Diana said something about medicine, remedies, ok, but shamans also used trance inducing drugs! It was dawning on me that Diana may well have not realised what she had carted half way around the world. There could be anything in there, from magic mushrooms, Lophophora williamsii Peyote and the rest of its crazy family or at least the Central Asian equivalent and there was the chance of a ‘touch of the hard stuff’ as well, and I wasn’t thinking of liquids either!
Oh b*ger!

This wasn’t amusing anymore.
I held the panic button pressed
until the level reached max.

What was I to do? That was it. I couldn’t do much other than push and hope for the best. My only thought was a repeat performance of Oostende. I pulled up the hood of my anorak, head went down, whispered to Jo to stop singing, look straight ahead and put on her “Bodicia look”, if it worked in Belgium it might work here.
Her singing changed to humming. As I couldn’t see her I hoped the rest of my commands were being acted upon. The gods were either taking bets, or occupied elsewhere, for we sailed through once again minus any mishaps. Following this the only other highlight at this stage, was having to leave Jo on her own to get through the passport control, which in her state she mastered with bravo.

Act 4. Scene 2
Well here was the train, we were through! Oh, was I relieved. The last leg should be a breeze.
Diana was not insight but that was not a problem at the moment. It was a long train and she was probably settled down somewhere up front. No matter I would look for her once we got going. I sat Jo down in an empty compartment, placed the wine within easy reach and piled everything else in the next door baggage carriage.
Even though there was no water in sight, on my return Jo had got into the swing of things and there was lots of swigging and singing going on. By the look of it we would be jettisoning at least one flagon before Victoria station. As not to be left out of things I helped to redistribute her liquid luggage as we slowly moved off direction London.

Time was ticking on and I started to wonder were Diana was, I had expected her to make the first move in looking for us. We had the bulk of the luggage and she had only her rucksack when she sprinted off at the boat. After sitting around all day, I wanted to stretch my legs. As we were at the end of the train I thought I would make for the engine end.

For the second time that day I commanded Jo not to move and started my journey - direction front - keeping a look out for Diana on the way.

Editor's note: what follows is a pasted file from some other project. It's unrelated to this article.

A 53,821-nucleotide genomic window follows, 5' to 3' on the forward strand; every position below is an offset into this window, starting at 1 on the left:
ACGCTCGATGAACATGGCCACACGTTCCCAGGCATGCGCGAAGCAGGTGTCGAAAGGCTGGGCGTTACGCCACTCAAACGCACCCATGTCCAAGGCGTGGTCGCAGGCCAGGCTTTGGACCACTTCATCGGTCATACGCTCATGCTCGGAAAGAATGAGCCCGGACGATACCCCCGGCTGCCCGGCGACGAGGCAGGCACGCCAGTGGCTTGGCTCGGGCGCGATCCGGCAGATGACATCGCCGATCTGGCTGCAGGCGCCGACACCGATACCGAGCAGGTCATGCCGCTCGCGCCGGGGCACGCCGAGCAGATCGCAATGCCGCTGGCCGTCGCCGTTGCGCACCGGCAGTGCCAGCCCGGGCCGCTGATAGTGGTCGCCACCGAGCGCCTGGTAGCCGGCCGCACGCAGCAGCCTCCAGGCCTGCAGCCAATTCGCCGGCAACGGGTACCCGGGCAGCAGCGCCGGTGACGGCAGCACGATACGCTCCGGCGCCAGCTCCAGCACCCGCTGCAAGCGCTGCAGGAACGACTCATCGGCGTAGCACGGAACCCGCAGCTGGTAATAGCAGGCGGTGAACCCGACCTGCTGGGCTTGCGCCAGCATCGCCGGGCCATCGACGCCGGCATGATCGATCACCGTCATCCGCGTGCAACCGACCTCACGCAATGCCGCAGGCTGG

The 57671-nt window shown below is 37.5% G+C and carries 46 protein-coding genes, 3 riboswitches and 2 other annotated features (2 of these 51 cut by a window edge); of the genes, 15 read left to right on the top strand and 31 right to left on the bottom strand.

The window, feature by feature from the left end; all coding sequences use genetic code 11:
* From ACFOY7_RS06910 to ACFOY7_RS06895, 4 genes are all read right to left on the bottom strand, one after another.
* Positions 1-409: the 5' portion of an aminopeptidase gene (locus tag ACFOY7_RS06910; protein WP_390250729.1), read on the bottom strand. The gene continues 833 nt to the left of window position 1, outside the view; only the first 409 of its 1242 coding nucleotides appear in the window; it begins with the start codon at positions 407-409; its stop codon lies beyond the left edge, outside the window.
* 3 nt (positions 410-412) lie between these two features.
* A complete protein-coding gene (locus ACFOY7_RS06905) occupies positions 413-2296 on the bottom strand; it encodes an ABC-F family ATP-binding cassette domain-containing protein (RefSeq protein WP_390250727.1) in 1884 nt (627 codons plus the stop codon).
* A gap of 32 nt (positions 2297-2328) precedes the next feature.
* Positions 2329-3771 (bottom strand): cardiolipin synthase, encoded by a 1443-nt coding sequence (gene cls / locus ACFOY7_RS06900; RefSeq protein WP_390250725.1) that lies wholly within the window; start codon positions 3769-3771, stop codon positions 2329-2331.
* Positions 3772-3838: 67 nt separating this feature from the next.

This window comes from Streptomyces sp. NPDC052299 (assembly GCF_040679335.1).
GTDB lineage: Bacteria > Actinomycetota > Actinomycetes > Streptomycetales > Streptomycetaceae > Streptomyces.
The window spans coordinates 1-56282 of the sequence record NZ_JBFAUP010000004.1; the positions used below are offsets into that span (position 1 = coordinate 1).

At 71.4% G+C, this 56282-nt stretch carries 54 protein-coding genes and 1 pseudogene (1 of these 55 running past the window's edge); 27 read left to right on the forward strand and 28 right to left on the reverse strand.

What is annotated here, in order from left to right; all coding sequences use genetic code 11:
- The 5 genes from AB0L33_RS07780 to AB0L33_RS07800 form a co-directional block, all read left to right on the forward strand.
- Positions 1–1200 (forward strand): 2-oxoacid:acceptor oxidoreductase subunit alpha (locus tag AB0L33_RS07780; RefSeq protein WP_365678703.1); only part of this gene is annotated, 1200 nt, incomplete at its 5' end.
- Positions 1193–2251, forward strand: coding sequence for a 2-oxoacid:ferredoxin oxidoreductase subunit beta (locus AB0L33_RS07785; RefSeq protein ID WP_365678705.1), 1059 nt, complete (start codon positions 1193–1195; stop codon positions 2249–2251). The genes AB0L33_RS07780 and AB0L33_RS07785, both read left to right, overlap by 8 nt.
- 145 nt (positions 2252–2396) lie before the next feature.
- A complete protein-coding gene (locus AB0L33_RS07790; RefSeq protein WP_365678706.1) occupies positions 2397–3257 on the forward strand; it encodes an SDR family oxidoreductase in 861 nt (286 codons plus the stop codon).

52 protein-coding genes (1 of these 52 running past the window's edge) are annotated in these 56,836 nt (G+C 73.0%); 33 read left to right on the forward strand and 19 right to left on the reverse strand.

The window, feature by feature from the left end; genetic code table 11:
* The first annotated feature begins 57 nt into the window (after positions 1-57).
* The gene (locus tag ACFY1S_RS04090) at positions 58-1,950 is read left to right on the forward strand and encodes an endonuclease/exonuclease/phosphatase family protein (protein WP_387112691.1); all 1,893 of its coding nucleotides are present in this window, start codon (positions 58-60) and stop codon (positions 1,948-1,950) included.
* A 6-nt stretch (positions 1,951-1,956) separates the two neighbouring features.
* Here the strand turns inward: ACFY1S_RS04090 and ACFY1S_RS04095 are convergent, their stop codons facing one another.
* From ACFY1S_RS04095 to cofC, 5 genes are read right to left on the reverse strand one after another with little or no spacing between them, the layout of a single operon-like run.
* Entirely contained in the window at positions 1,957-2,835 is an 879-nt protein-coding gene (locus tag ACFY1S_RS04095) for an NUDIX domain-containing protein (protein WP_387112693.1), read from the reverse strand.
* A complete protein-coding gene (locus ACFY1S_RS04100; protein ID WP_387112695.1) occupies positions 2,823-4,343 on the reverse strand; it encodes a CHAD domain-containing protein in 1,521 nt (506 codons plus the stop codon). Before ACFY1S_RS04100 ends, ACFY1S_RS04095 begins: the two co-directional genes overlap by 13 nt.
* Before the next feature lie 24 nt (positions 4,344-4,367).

Well I reached the first carriage with no real problems apart from one – no Diana! I was tired, the wine had gone to my head, but my short time memory was rather good, so I was pretty certain that I would have recognised her in my fly pass. But no, there was no sign of Diana.

In any case, I had lingered at each compartment or moved slowly between the seats long enough for Diana to have at least recognised me. Due to this lingering I was sometimes getting funny looks from the occupants which lead in some cases to a hastily retreat on my part. I couldn’t have missed her, there was hardly anybody on board the train anyway, which was a bit odd as the boat was packed..
That bell again..
Nothing for it, I made my way back in the direction of the wine depot. This time the funny looks turned to level annoyance as I lingered longer this time. On returning to our compartment, I was hoping to see Diana sitting there with an expression of ‘and where have you been all this time?’ on her face. But no, there was only Jo with a ‘Oh, it’s you again on her face’..
Ding… ding … ding….

Ok there was nothing for it.
I unpacked my panic button
and pressed it.

Now what was I to do? I had about an hour to think of a plan. Where to start ...
Ok, simplest answer would be to hand all Diana’s things over to lost property and make a run for it before awkward questions were asked. An alternative just leave it on the train. No, neither of these scenarios was on.
Ok. See if you can find an address or something on the chest. I remembered it was covered with stickers and labels, maybe I would find Diana’s home address. I went off and scrutinised the chest. The only address apart from a hotel in Kabul was a department deep in the heart of British Museum, where I expected she worked. That was no help at this time of night.

My mind started racing - there was no way I was going to convince a BM night watchmen that I just happen to have a chest full of possible homemade narcotics which was not packed in my presence, but in Afghanistan and belonged to Diana ‘somebody or other’ who I suspect, is or was, a member of the staff at this noble institution, or maybe she’s just a freelance worker and therefore you’ve never heard of her and when I come to think of it, you work nights and she would work in the day and therefore, even if she was a permanent staff member you probably would never have heard of her anyway, and no I’m not a hippy and that is not a butter churn bomb...

[Ed: Catches breath brings train of thought to obvious conclusion.]

I would suspect after hearing this, I would get a blank look with a forced smile, asked to wait the preverbal minute and the next thing I know there’s screeching of brakes, blue lights flashing all over the place and a Dixon of Dock Green type voice from behind me saying ..
‘ellow, ’ellow what ’ave we ‘ere then?  

No that was not on. While [Ed:] consults the train time table, I will digress a little….